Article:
Well, it’s here: October 21, 2015. While Marty McFly (Michael J. Fox) and Doc Brown (Christopher Lloyd) got to experience flying cars in 1989’s part two of the Back to the Future trilogy, we, on the other hand, are not quite there—yet! As the White House notes, we have come a long way in the past 30 years since the original Back to the Future came out in 1985, and #BackToTheFutureDay is a great opportunity to talk about where we’re going in the next 30.
Although Marty and Doc don’t officially arrive until 7:28 pm, the White House is hosting events this morning and afternoon with representatives from various agencies, universities, and the private sector to get the conversation going about current and upcoming innovations in technology and government. Leave a message on WhiteHouse.gov/Back-To-The-Future of what you think 2045 will look like, or join them online using the hashtags below to contribute your ideas.
Here’s the schedule for the day:
9:30 A.M. ET: A Google+ Hangout Conversation on Time Travel
Featuring: OSTP Deputy Director for Technology and Innovation Tom Kalil, Professor Tim Ralph of the University of Queensland in Brisbane, Australia, and Mr. Martin Ringbauer, a PhD student at the University of Queensland.
What you can do: Watch live right here!
10:30 A.M. ET: A Twitter Conversation on Autonomous Vehicles
Featuring: Deputy Chief Technology Officer Ed Felten and OSTP Deputy Director for Technology and Innovation Tom Kalil.
What you can do: Follow @EdFelten44 and @WhiteHouseOSTP — and weigh in on the conversation on Twitter using #BackToTheFutureDay.
11:30 A.M. ET: A Twitter Q+A on the Future of Women in STEM
Featuring: Chief Technology Officer Megan Smith, NASA Chief Scientist Dr. Ellen Stofan, OSTP Principal Assistant Director for Environment and Energy Tammy Dickinson, and L’Oréal’s 2015 U.S. Women in Science fellows.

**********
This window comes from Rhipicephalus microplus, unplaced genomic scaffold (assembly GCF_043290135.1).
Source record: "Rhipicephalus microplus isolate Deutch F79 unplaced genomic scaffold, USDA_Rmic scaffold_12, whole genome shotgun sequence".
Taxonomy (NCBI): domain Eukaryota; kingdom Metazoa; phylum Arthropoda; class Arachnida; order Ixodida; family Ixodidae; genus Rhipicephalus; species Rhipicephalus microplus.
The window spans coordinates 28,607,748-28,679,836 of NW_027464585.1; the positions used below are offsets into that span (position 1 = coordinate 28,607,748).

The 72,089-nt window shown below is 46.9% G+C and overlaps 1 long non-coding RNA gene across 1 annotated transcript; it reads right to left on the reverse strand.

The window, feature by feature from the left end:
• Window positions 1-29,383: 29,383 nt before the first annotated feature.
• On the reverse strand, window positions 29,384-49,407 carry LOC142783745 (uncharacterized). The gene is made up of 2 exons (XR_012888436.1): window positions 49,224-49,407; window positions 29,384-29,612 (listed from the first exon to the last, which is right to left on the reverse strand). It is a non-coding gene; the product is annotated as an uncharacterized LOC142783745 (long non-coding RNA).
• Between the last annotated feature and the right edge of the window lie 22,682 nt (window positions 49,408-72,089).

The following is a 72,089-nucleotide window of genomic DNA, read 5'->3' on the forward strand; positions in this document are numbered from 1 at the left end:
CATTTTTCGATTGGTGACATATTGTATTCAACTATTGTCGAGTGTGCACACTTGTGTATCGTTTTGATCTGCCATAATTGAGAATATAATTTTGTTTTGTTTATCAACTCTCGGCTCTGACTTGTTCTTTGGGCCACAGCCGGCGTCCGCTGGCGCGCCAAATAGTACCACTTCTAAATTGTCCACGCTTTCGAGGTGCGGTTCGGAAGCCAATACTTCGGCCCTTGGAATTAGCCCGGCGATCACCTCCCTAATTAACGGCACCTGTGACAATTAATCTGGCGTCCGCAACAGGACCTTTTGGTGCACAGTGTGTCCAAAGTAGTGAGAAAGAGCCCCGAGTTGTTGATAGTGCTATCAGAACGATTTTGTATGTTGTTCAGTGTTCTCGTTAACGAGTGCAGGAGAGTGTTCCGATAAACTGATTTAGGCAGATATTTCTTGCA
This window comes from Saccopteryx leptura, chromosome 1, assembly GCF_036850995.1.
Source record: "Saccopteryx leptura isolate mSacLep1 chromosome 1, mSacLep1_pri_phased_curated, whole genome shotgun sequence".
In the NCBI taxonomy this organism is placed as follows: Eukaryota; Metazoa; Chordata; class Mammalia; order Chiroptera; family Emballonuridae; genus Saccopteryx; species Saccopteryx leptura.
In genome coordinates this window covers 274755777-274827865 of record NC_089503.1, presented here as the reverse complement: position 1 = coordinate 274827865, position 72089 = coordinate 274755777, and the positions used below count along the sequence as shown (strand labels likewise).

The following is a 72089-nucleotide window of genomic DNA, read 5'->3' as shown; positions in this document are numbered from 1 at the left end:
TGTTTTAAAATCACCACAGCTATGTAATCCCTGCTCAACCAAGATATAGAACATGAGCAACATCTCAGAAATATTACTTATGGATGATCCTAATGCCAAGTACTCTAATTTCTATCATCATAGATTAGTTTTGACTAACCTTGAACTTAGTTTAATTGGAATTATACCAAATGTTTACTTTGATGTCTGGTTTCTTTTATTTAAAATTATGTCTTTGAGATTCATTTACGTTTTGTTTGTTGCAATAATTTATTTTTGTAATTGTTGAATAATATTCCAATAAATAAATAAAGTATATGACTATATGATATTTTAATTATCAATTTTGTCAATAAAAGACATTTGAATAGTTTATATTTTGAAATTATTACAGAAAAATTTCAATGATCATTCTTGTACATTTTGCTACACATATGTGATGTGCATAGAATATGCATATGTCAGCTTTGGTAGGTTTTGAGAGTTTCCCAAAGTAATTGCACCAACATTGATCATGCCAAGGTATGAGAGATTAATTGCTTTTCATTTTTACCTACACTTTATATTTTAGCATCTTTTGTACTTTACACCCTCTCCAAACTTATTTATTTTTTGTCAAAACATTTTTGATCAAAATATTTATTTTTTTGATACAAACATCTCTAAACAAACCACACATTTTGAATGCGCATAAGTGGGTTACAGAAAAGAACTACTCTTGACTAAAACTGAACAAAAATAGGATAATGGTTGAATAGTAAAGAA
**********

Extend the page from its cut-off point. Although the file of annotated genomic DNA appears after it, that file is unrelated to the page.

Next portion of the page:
What you can do: Follow @USCTO and @LOrealUSA on Twitter, and weigh in on what you’d like to see women doing in STEM fields in 2045 using hashtag #WomenInScience.
1:00 P.M. ET: A Google+ Hangout on Understanding the Human Brain
Featuring: OSTP Assistant Director for Neuroscience and Mental Health Monica Basco; OSTP Senior Policy Advisor Knatokie Ford; OSTP Assistant Director for Defense Programs (and neuroscientist) Chris Fall; Karl Deisseroth M.D., Ph.D., the D.H. Professor of Bioengineering and of Psychiatry and Behavioral Sciences at Stanford University; Kevin Pearce, Snowboarder and BRAIN initiative activist; and Dr. Julie Brefczynksi-Lewis, Research Assistant Professor at the West Virginia University School of Medicine.
What you can do: Watch live right here.
Some recent articles about innovation in technology and government that we’ve posted here on DigitalGov include:
Launched in 2010, and managed by GSA, Challenge.gov is a key component of the White House’s Strategy for American Innovation, which urges agencies to use incentivized competitions to drive innovation and advance their missions.
The Future Will Be Printed – in 3D The NIH 3D Print Exchange enhances learning and research through scientific 3D printable models.
NASA Reaches New Frontiers in 3D Printing Niki Werkheiser, NASA Project Manager for the In-space Manufacturing Initiative, shared tips for agencies and federal employees that are pursuing innovative projects.
An Innovation Framework That Delivers: The SunShot Catalyst Program The Department of Energy’s SunShot Initiative funds projects that make solar energy more affordable and accessible for Americans.
The API Briefing: NASA and USPS Explore the Holographic Computing Frontier The federal government has a few augmented reality apps that demonstrate the power of holographic computing.
Success Spotlight: Challenge Takes Students, Biomedicine to Next Level In its Design by Biomedical Undergraduate Teams (DEBUT) Challenge, the National Institutes of Health (NIH) called for students to submit solutions for unmet global health and clinical needs.
DigitalGov Citizen Services Summit The second annual DigitalGov Citizen Services Summit and Expo was held on May 21, 2015, at GSA headquarters in Washington, D.C. The focus this year was OPEN (open data, open source, open content, open communication, open communities, open government) and how digital services—like mobile development, social media, APIs, data and user experience—intersect and integrate to improve citizen services and reduce costs. A select line-up of speakers from across the federal government covered such topics as: privacy and identity management, the Internet of Everything, analytics, human-centered design, agile methods, 3D printing, public participation, and customer experience. (Link includes full recording of the event)
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